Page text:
Maybe Americans are obsessed with conspiracy theories because our nation itself was forged in one. In the turbulent run-up to and aftermath of the Declaration of Independence, the word on the streets — and in the pamphlets — of the colonies was not that the Crown had instituted bad or unfair policies, but rather that everything was part of a master plan to enslave the States, full stop.
“Historians have uncovered nearly one hundred resolutions urging independence issued throughout 1776 by states and counties and towns, artisan and militia associations, and the provincial congresses of nine colonies,” write Russell Muirhead and Nancy L. Rosenblum in A Lot of People Are Saying: The New Conspiracism and the Assault on Democracy, a new book from Princeton University Press. “The tone, language, and form are consistent. In each, a narrative of self-defense against enslavement is built from fragmentary evidence. Each lists ‘abuses and usurpations’ adding up to a tyrannical plot.”
This conspiracy and the many, many others that have washed over Americans in the intervening centuries conform to a similar formula: Even when the underlying claims are false or verifiably nuts, the evidence for the conspiracies themselves is generally presented in a somewhat academic style, as facts supporting a thesis. Some conspiracy theories about John F. Kennedy’s assassination, for example, focus on the idea that the military-industrial complex was threatened by his policies and therefore decided he had to go. On the other end of the political spectrum, the once-mighty John Birch Society was founded in 1958 to fight what was seen as a massive Communist conspiracy to infiltrate American institutions. And some strains of 9/11 trutherism posit that dark forces within the government perpetrated the attacks — or faked them — as a pretext for waging profitable wars in the Middle East.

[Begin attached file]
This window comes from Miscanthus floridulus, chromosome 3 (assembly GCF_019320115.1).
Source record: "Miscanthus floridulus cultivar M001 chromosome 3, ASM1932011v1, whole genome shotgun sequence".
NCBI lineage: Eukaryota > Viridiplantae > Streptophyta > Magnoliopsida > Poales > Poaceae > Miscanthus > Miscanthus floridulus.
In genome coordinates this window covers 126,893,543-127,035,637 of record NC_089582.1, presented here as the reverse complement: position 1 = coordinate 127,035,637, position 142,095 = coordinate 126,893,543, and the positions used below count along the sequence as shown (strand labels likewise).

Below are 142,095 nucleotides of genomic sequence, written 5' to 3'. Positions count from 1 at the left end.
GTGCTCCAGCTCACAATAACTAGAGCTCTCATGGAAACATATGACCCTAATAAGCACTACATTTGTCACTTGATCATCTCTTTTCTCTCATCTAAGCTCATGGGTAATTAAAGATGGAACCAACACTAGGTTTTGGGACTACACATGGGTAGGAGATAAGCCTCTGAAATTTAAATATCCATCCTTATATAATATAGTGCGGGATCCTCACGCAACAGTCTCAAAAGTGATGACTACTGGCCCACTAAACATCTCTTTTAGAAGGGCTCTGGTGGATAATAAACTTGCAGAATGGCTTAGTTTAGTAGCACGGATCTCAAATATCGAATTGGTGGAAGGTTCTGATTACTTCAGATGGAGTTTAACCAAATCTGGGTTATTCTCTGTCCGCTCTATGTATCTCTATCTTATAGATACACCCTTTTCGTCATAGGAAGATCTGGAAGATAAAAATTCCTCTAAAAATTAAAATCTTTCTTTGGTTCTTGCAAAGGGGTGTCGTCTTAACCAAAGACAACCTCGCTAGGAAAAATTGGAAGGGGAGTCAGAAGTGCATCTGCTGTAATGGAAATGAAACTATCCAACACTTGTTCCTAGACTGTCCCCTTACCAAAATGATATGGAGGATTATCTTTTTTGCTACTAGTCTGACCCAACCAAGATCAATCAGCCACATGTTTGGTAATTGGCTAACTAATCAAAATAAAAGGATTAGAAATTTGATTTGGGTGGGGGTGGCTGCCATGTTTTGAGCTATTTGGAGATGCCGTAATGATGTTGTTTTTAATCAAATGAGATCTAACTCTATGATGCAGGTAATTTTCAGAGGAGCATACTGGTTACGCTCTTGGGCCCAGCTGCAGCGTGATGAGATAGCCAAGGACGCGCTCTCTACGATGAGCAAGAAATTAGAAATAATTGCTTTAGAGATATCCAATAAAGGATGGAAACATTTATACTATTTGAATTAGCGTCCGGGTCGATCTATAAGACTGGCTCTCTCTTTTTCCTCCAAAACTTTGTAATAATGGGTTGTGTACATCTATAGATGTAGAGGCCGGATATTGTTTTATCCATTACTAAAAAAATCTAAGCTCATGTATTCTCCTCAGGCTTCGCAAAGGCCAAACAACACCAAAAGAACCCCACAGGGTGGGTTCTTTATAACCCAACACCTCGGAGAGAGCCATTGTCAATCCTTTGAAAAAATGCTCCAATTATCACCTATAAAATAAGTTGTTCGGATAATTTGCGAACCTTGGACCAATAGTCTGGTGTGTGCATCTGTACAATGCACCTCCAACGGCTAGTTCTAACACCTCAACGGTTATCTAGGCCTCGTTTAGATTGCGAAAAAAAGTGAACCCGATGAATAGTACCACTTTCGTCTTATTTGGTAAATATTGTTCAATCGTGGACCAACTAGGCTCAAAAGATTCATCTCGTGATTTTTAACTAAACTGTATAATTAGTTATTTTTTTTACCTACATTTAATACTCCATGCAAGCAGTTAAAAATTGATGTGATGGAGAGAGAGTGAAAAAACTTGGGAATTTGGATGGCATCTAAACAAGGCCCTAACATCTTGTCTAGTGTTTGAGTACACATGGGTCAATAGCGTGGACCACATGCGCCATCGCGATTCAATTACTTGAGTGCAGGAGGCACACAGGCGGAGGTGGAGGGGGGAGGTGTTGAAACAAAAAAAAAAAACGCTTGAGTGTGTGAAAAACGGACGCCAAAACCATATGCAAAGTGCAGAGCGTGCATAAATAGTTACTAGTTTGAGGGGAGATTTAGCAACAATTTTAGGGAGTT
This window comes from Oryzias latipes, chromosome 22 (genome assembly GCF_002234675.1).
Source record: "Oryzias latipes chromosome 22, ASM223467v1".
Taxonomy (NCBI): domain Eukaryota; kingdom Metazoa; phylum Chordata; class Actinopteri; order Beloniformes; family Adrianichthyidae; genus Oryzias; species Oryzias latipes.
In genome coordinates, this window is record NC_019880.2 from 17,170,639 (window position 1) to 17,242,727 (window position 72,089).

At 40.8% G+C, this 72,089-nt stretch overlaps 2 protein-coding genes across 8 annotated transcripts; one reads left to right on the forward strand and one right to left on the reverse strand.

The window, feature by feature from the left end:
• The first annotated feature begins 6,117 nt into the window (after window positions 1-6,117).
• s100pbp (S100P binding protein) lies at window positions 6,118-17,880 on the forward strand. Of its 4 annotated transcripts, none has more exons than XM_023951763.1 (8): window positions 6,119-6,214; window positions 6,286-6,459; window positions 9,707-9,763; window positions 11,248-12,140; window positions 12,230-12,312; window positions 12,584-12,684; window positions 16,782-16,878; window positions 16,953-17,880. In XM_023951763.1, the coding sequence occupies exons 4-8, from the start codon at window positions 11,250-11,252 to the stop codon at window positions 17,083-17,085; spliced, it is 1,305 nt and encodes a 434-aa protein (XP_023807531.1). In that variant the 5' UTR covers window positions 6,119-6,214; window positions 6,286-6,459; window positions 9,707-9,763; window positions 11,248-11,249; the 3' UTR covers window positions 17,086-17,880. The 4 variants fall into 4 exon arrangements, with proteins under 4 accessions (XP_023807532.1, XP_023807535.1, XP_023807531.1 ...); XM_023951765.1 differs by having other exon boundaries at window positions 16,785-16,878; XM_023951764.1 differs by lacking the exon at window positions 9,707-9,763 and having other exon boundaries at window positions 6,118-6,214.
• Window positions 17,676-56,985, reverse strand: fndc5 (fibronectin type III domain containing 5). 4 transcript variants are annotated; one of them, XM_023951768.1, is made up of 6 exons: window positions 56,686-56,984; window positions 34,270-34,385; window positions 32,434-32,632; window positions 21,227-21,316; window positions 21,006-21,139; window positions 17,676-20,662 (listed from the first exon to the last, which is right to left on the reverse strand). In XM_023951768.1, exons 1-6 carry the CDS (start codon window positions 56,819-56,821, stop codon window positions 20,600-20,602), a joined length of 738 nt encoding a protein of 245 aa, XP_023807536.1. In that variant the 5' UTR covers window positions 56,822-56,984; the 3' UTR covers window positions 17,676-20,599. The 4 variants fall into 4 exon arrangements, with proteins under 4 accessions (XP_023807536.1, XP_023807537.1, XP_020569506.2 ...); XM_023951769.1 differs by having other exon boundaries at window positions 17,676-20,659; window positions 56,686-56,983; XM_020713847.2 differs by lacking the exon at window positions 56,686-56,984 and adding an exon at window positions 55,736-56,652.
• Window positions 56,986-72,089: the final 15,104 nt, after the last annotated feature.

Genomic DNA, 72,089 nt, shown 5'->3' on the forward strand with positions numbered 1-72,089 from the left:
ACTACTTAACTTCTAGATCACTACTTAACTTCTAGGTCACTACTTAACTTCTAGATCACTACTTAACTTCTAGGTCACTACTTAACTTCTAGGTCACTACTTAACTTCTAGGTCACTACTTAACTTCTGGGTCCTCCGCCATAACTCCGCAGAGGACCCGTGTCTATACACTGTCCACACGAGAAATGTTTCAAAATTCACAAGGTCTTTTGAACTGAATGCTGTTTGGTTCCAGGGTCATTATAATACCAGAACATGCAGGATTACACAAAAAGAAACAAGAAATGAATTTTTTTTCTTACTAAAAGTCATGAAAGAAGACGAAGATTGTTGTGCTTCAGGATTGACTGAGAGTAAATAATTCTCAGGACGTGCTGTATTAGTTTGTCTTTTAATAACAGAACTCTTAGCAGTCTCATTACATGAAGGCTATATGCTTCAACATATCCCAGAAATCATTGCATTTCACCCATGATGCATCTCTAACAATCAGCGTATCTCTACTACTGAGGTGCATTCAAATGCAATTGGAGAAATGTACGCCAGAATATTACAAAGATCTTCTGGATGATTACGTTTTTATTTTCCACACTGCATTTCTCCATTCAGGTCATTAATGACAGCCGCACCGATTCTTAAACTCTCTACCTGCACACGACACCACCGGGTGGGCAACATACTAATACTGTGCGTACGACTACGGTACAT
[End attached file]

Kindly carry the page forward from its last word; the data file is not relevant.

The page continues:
Then there are the conspiracy theories that turned out to be true: Big Tobacco really did conspire to cover up evidence of the harmful health effects of tobacco, as Big Opioid (embodied by the Sackler family) appears to have done more recently. The CIA really did dose unwitting experimental subjects with LSD. And on and on.
What these “traditional” conspiracy theories have in common, whether true or false, is that they portray what are actual internally consistent theories involving rational(ish) actors. These are not, however, the focus of Muirhead and Rosenbloom’s book, which homes in on a more recent and more dangerous phenomenon. The “new conspiracism,” as they call it, seeks not to lay out fully (or even half-) baked theories about who has engaged in what evil act, and why, but rather to spread a more knee-jerk and emotion-driven type of angry fear: Above all, it seeks to undermine both individuals and sources of authority by simply repeating endlessly, via the megaphone of social media, unhinged claims laminated in the thinnest patina of evidence. “Conspiracy theory is not new, of course,” Muirhead and Rosenblum write early on, “but conspiracism today introduces something new — conspiracy without the theory.”
As they explain:
There is no punctilious demand for proofs, no exhausting amassing of evidence, no dots revealed to form a pattern, no close examination of the operators plotting in the shadows. The new conspiracism dispenses with the burden of explanation. Instead, we have innuendo and verbal gesture: “A lot of people are saying …” Or we have bare assertion: “Rigged!” — a one-word exclamation that evokes fantastic schemes, sinister motives, and the awesome capacity to mobilize three million illegal voters to support Hillary Clinton for president. This is conspiracy theory without the theory.